AT&T's bid for T-Mobile turns to lump of coal
week in review Stared down by regulators, AT&T calls off the $39 billion wireless megamerger. Meanwhile, Google and Mozilla renew their partnership, and Apple notches legal win over HTC.
week in review Bowing to the objections of federal regulators,to acquire T-Mobile.
In August, the U.S. Department of Justice sued to block the merger. And in November the Federal Communications Commission indicated it opposed the merger as well. In both cases, the Justice Department and the FCC said that the merger between the second largest and fourth largest wireless phone companies in the U.S would harm competition. The FCC went as far as to say in its report of the merger that the deal would result in massive layoffs and would not be in the public interest.
While the dissolution of the deal seemed to leave AT&T without much-needed spectrum to keep up with demand for wireless data services -- at least until late yesterday, when theto AT&T's acquisition of 700MHz spectrum licenses from Qualcomm -- it will provide T-Mobile with the fruits of one of the largest breakup fees associated with any merger. The fee includes a cash payment to Deutsche Telekom of $3 billion, which is expected to be paid by the end of the year. It also includes a large package of mobile communications spectrum and a long-term agreement on UMTS roaming within the U.S. for T-Mobile USA, all of which is worth about $1 billion.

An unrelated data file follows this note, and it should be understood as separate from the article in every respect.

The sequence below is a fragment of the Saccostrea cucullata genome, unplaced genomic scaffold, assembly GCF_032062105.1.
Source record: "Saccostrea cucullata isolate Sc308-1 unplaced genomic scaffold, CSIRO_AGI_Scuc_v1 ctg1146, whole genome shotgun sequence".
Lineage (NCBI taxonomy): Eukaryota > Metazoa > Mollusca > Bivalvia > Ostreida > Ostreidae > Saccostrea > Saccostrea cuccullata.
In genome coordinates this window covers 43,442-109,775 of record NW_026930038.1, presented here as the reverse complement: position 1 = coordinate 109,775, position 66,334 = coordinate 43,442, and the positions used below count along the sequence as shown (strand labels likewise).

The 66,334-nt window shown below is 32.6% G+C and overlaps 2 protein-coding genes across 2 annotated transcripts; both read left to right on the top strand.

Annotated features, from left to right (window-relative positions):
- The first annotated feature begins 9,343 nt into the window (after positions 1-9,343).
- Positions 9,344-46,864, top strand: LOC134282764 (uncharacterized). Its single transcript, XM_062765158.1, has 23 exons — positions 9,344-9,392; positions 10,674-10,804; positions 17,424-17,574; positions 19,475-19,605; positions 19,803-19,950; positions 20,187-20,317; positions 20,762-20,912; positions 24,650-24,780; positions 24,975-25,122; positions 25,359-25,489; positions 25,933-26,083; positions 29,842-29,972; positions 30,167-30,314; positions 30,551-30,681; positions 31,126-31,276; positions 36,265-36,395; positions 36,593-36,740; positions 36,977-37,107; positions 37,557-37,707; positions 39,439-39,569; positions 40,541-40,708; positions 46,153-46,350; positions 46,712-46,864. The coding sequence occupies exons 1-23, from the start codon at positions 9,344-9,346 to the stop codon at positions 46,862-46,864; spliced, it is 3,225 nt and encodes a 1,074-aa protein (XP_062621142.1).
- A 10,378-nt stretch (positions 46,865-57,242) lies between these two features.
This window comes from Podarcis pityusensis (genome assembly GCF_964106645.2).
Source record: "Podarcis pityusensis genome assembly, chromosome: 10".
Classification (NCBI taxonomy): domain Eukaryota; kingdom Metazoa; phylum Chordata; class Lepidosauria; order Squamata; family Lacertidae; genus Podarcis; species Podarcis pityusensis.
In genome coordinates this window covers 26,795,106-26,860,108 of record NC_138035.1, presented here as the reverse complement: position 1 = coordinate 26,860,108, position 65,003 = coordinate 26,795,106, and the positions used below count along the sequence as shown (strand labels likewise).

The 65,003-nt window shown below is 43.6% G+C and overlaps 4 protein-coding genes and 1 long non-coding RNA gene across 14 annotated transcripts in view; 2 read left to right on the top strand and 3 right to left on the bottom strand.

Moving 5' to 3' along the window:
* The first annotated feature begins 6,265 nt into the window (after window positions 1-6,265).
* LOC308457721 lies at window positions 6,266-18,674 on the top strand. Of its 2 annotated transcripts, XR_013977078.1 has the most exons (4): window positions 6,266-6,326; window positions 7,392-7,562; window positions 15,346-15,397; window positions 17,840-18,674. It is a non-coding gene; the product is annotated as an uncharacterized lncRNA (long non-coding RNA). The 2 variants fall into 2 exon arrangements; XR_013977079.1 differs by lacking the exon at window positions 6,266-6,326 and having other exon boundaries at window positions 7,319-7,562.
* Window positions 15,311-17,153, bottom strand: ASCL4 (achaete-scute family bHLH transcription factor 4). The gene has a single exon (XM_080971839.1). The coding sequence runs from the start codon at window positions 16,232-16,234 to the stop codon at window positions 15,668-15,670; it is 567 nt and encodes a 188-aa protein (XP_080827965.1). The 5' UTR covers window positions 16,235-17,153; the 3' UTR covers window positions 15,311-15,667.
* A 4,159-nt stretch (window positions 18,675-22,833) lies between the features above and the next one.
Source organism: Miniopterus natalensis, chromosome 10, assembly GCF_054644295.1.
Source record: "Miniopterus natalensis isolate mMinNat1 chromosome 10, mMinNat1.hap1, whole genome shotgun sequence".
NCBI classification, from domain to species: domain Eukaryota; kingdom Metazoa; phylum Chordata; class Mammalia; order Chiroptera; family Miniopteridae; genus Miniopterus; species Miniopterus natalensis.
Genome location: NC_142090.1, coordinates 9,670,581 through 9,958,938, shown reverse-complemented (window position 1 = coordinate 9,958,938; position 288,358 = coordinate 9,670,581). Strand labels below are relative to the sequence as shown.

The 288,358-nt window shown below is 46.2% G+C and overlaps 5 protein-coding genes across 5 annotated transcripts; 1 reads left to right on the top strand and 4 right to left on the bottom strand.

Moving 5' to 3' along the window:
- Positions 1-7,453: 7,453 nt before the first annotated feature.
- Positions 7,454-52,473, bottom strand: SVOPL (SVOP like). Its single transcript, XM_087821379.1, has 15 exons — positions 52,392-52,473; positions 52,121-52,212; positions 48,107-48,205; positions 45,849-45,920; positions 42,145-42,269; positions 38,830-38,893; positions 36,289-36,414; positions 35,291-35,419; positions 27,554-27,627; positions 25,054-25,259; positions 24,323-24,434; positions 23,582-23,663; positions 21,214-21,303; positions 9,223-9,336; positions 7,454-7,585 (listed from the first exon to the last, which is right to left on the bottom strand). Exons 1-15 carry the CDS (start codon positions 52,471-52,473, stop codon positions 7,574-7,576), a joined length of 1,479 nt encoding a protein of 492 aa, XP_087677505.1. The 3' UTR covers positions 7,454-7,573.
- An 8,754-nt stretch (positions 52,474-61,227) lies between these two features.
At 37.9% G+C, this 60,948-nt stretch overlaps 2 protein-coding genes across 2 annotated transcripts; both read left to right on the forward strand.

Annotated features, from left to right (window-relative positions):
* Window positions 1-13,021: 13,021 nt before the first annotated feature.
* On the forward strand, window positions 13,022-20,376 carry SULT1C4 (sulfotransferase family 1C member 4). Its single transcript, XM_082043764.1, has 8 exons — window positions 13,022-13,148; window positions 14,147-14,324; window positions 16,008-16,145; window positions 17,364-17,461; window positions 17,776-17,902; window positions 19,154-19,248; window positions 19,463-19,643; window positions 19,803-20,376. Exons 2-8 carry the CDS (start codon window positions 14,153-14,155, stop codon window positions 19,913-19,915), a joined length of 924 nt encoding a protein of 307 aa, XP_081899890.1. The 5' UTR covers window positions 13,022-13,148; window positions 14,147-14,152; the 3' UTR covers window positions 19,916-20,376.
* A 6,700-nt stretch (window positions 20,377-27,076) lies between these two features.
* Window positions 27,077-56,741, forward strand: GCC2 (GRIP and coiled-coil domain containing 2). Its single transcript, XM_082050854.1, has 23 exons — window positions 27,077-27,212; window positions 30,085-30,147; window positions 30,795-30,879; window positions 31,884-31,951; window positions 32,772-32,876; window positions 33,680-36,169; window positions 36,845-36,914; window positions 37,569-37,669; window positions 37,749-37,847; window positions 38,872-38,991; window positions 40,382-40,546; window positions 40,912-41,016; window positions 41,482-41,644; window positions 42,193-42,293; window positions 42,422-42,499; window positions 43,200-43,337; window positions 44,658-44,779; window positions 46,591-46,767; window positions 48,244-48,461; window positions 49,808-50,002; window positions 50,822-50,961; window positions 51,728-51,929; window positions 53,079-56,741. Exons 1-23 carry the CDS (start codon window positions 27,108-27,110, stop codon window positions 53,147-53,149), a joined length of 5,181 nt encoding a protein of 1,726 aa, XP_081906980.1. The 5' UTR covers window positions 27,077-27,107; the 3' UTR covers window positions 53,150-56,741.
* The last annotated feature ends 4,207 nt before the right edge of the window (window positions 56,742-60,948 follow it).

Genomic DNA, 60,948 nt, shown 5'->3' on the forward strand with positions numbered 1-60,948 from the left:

Even with the additional $3 billion in cash, which can be used to help pay down T-Mobile's debt, and the additional spectrum that will fill some holes in T-Mobile's network,
In a limited victory for Apple, International Trade Commission rules against HTC on 1 of 10 counts of patent infringement. Now HTC faces an April 2012 deadline to invent a work-around.
The new three-year deal is a big win for Mozilla, the nonprofit software maker behind Firefox, which is charged with defending openness of the Web.
The keynote address scheduled for January will be the company's last. The software giant is the latest company to drop or avoid the conference.
Research In Motion may look cheap and offer a lot of assets, but CNET argues that an acquisition isn't worth the trouble for many companies, and explains what we would do.
Senate antitrust committee members ask regulators to investigate whether Google unfairly promotes its own properties in search results.
Announcement by Android chief Andy Rubin comes a month after Google said that the mobile operating system was logging 550,000 new users every day.
The social network plans to include sponsored stories directly in the news feed, mixing ads for items liked by you and your friends, with your regular posts and updates.
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